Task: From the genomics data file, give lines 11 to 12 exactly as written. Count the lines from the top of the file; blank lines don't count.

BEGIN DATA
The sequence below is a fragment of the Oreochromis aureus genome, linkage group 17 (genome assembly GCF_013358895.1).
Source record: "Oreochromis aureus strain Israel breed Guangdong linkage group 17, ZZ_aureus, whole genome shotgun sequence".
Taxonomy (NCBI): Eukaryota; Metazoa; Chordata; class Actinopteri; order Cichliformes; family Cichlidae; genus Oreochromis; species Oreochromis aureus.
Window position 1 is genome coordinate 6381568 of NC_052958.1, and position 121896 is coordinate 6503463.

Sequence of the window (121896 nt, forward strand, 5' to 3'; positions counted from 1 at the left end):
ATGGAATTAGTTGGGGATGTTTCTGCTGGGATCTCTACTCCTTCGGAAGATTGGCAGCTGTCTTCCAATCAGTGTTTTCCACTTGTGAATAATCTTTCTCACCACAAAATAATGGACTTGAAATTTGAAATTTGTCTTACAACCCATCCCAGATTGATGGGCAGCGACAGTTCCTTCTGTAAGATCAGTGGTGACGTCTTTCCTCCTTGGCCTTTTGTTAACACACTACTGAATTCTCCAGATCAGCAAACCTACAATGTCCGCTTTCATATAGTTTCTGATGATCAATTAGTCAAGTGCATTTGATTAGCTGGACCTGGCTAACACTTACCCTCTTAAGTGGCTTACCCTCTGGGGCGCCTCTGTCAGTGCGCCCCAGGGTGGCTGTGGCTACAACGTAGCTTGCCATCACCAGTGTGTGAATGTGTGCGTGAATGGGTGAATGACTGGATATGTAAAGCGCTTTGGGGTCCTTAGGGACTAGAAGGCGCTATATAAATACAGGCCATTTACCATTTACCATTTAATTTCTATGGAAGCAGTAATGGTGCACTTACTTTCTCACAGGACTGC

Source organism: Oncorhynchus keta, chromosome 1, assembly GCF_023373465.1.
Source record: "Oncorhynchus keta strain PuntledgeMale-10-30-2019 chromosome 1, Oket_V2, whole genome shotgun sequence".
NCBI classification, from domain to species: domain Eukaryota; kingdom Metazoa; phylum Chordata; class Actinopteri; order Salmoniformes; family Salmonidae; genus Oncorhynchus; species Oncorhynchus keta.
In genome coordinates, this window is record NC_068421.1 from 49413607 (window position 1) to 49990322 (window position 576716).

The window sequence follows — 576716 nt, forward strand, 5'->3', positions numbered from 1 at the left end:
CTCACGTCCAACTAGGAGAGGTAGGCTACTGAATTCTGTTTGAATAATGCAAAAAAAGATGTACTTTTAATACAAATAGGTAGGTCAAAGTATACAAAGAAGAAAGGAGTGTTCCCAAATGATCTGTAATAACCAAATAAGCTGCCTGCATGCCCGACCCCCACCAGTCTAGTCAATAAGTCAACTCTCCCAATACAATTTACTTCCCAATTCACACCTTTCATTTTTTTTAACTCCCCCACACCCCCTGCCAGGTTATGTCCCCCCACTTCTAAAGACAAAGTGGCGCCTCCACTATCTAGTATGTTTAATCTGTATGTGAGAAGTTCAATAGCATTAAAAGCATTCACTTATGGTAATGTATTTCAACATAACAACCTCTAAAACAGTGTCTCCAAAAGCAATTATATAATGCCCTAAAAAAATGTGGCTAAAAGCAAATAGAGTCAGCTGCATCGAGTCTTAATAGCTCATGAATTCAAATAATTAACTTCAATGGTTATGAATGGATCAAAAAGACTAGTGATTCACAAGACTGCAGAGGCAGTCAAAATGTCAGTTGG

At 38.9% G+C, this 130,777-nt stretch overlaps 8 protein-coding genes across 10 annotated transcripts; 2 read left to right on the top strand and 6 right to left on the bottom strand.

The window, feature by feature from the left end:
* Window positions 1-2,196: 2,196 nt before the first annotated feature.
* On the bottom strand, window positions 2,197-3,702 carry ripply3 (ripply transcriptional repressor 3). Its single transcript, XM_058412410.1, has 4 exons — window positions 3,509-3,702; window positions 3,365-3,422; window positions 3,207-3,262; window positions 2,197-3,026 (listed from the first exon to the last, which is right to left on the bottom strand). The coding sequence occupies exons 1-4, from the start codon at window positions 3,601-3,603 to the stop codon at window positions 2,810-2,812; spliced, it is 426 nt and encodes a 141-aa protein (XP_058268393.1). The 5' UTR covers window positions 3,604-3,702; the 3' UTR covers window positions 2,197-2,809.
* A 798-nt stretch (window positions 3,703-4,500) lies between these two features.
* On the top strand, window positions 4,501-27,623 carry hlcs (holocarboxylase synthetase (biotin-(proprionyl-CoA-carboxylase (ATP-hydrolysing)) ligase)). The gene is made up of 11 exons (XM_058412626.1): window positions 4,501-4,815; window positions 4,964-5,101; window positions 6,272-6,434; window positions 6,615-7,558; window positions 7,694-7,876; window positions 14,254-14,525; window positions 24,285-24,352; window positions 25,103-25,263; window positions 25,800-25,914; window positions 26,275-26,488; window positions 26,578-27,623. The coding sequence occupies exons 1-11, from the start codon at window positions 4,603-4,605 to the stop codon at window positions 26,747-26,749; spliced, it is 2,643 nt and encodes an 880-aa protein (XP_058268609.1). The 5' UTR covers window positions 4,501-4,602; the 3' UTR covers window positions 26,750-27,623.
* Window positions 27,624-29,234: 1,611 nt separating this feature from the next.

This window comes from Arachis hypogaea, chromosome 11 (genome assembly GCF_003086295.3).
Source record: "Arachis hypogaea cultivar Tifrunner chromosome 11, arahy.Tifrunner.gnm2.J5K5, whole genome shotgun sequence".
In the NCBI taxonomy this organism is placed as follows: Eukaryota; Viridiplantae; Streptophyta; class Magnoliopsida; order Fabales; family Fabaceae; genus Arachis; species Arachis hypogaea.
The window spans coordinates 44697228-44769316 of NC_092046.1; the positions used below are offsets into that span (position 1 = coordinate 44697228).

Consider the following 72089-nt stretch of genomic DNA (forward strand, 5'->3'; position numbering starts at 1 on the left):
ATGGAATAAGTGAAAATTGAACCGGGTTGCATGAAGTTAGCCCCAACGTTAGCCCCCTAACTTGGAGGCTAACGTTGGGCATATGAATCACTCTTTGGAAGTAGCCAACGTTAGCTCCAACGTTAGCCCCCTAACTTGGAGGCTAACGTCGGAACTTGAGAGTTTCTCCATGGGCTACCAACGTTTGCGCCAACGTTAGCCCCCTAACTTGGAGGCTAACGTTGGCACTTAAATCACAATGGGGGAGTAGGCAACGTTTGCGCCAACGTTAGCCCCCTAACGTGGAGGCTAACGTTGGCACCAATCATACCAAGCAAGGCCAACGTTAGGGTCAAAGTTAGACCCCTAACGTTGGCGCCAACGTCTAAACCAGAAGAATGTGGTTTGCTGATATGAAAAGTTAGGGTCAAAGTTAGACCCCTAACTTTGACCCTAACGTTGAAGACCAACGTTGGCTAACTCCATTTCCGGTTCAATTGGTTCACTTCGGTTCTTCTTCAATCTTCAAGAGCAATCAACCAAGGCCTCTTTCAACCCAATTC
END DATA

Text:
The window sequence follows — 576716 nt, forward strand, 5'->3', positions numbered from 1 at the left end:
CTCACGTCCAACTAGGAGAGGTAGGCTACTGAATTCTGTTTGAATAATGCAAAAAAAGATGTACTTTTAATACAAATAGGTAGGTCAAAGTATACAAAGAAGAAAGGAGTGTTCCCAAATGATCTGTAATAACCAAATAAGCTGCCTGCATGCCCGACCCCCACCAGTCTAGTCAATAAGTCAACTCTCCCAATACAATTTACTTCCCAATTCACACCTTTCATTTTTTTTAACTCCCCCACACCCCCTGCCAGGTTATGTCCCCCCACTTCTAAAGACAAAGTGGCGCCTCCACTATCTAGTATGTTTAATCTGTATGTGAGAAGTTCAATAGCATTAAAAGCATTCACTTATGGTAATGTATTTCAACATAACAACCTCTAAAACAGTGTCTCCAAAAGCAATTATATAATGCCCTAAAAAAATGTGGCTAAAAGCAAATAGAGTCAGCTGCATCGAGTCTTAATAGCTCATGAATTCAAATAATTAACTTCAATGGTTATGAATGGATCAAAAAGACTAGTGATTCACAAGACTGCAGAGGCAGTCAAAATGTCAGTTGG